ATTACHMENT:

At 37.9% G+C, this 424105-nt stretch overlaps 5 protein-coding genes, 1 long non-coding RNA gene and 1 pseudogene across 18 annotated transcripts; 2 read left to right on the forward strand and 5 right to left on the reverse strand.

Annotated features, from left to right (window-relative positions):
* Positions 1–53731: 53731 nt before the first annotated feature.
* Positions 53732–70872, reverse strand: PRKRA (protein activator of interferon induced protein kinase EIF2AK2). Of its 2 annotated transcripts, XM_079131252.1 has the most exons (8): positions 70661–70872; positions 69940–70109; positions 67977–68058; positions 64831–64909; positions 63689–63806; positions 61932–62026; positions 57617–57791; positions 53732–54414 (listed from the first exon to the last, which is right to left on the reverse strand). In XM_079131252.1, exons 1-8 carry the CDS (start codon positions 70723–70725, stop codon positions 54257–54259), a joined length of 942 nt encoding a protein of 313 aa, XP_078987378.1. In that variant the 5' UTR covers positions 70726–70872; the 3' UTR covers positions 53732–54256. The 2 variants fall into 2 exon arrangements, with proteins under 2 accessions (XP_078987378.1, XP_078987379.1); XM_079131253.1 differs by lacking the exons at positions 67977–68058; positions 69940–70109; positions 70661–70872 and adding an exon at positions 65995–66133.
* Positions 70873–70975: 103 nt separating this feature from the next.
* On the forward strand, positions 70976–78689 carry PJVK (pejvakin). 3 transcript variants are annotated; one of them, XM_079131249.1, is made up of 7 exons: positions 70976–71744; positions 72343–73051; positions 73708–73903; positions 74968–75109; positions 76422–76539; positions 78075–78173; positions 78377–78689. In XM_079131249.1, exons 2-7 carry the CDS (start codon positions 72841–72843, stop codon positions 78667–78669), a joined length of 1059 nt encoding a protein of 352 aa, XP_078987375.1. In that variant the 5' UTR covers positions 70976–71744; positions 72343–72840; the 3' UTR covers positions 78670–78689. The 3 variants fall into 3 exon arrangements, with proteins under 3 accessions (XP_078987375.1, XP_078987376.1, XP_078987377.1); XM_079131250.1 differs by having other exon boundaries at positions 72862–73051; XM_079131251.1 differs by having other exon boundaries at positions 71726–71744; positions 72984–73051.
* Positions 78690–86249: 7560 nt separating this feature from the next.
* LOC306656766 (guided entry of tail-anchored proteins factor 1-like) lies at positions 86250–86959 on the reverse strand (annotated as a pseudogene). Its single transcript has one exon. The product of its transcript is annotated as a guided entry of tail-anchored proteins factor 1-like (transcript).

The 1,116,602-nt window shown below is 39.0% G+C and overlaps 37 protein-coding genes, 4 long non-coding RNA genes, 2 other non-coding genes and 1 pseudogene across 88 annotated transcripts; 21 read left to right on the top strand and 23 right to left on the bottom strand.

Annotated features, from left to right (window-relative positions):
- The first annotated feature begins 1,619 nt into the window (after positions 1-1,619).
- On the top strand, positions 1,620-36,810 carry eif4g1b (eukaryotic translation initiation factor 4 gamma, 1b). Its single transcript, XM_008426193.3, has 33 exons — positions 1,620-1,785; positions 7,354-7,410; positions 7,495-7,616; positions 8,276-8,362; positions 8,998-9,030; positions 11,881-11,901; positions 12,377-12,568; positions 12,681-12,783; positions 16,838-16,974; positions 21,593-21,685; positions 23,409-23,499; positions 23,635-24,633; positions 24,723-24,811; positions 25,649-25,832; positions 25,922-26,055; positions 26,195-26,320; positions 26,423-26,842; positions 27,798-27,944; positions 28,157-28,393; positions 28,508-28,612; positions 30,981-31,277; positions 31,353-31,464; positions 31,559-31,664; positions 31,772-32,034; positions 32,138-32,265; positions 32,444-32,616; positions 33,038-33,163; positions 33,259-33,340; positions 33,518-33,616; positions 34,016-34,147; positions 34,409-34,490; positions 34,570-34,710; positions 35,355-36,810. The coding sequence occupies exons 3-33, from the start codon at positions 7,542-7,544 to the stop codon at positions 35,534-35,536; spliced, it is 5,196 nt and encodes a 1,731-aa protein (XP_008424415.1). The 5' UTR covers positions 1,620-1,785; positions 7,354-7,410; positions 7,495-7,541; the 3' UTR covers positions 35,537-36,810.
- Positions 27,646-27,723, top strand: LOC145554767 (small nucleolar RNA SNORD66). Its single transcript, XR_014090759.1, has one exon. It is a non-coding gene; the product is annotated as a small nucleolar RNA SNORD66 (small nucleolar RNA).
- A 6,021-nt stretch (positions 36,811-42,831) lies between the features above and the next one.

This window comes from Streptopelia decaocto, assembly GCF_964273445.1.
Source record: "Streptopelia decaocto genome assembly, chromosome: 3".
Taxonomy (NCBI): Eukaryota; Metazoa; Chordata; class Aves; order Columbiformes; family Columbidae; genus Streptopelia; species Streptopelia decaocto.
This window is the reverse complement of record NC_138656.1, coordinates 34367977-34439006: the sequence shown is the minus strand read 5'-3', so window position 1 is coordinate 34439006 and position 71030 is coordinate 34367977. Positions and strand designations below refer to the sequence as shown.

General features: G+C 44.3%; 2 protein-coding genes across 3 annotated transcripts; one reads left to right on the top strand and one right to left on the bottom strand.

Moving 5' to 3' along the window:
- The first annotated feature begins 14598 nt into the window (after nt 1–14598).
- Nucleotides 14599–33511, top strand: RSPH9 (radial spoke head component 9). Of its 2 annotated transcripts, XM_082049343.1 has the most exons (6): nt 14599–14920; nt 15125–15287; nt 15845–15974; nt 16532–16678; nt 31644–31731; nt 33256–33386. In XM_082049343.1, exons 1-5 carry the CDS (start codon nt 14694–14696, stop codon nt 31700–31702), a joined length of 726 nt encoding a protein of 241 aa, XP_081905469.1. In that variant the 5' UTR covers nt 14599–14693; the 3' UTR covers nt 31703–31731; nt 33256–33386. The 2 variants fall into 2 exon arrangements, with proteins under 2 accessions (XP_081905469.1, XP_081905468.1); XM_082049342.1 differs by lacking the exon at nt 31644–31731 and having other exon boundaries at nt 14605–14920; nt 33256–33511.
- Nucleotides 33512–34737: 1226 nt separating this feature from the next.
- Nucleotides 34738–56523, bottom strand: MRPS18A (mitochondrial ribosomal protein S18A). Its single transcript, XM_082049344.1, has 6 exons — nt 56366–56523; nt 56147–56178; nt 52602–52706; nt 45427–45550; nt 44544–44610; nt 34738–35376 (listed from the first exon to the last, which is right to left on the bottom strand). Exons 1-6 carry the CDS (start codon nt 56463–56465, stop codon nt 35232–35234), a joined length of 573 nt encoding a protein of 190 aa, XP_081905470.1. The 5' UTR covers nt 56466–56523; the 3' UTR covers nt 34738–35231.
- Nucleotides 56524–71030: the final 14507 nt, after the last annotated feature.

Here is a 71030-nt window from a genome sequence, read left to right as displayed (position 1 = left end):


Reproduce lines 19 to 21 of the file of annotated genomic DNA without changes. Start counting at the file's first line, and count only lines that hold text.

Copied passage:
General features: G+C 44.3%; 2 protein-coding genes across 3 annotated transcripts; one reads left to right on the top strand and one right to left on the bottom strand.

Moving 5' to 3' along the window:
- The first annotated feature begins 14598 nt into the window (after nt 1–14598).